Words by Cher Dunn

California-based rock duo Deap Vally made major waves with their debut album Sistronix in 2013. Three years and a ton of touring later, Deap Vally just released their follow-up, FEMEJISM, a heavy, hard-hitting, hard-rocking, cheeky and inspiring piece of music and social commentary that needs to be heard.

FEMEJISM brings a bold, new sound for Deap Vally, with tracks that feature heavy, dirty guitars, hypnotic, powerful and anthemic drums, with gritty, bold vocals. As a music fan, I’m never looking for a band to create the same album or song over and over again, and I am loving the evolution of sound throughout FEMEJISM. No two songs are the same, but they all flow together perfectly with a lyrical theme showcasing the plight of women in the modern world.

Lyrically, the album comments on many issues women face everyday. Not meant to be necessarily considered a feminist album, Troy and Edwards are feminists and the female experience is similar across the board, feminist or not. These tracks are as powerful as they are cheeky. As a female rock duo, Lindsey Troy and Julie Edwards are continuously asked about being women in a male-dominated industry when men are usually never asked questions about being men in bands. This double standard women face in all aspects of life are well represented throughout the record.

FEMEJISM hits on issues no one should have to face that women face all the time. From having to tell a guy not to film you without your consent in “Two Seat Bike” the lyrics ‘It’s a crime/ It’s a crime/ It’s a crying shame’ are simple yet powerful. “Smile More” is an addictive song most women can relate to, with lyrics, “Everybody is trying to tell me what to do/ Stranger in the bar tells me to smile more/ I look at him and ask what for / I’m happily unhappy man”. In the track “Julian”, Edwards sweetly explains to the man in question that even if she wants to have a little fun, that doesn’t mean she owes him anything. The uplifting, anthemic “Gonnawanna” will have you singing at the top of your lungs, “I’m gonna do what I wanna”.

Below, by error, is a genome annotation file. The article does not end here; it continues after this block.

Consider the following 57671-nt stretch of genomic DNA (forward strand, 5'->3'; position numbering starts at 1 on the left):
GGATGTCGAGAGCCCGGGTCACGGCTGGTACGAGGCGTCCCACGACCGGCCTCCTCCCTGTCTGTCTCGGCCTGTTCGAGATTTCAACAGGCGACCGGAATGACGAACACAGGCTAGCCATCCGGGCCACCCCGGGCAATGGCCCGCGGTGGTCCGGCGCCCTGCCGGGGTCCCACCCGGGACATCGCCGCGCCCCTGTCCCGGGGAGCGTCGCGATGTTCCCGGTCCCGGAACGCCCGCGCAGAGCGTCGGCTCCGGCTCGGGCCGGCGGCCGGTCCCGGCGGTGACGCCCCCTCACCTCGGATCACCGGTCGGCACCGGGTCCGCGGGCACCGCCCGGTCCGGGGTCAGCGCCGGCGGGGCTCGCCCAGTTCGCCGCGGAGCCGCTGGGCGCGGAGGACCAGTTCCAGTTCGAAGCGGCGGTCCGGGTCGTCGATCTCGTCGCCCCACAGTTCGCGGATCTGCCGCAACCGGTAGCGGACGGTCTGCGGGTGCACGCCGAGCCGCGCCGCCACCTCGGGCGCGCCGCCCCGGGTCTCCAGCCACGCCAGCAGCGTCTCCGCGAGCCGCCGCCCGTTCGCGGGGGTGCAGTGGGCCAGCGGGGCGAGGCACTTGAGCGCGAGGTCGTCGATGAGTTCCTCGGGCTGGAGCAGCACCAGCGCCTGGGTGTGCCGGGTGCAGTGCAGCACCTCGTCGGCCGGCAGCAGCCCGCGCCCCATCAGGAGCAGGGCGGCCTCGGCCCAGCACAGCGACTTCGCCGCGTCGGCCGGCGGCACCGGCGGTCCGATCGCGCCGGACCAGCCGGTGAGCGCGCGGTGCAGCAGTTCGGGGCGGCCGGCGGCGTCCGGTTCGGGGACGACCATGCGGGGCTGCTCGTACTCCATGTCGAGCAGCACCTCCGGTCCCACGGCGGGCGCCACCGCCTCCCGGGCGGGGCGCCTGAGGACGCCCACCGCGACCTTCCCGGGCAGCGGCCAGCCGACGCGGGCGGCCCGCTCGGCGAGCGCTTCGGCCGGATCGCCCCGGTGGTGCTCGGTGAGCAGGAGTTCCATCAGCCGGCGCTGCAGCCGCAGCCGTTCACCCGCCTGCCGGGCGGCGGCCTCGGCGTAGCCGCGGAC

Produced by Nick Zinner of Yeah Yeah Yeahs, the album breathes the NY band’s influence in the best ways. Departing from Island Records and funding the entire album themselves, you can hear and feel the freedom Deap Vally had while creating the record, and it makes for one of our favorites this year.

Overall, we couldn’t be more excited for this new release from Deap Vally, the songs are bound to be electrifying live, so make sure you catch them on tour now in the UK and Europe, and in the US this fall.


Deap Vally
© September 16th, 2016



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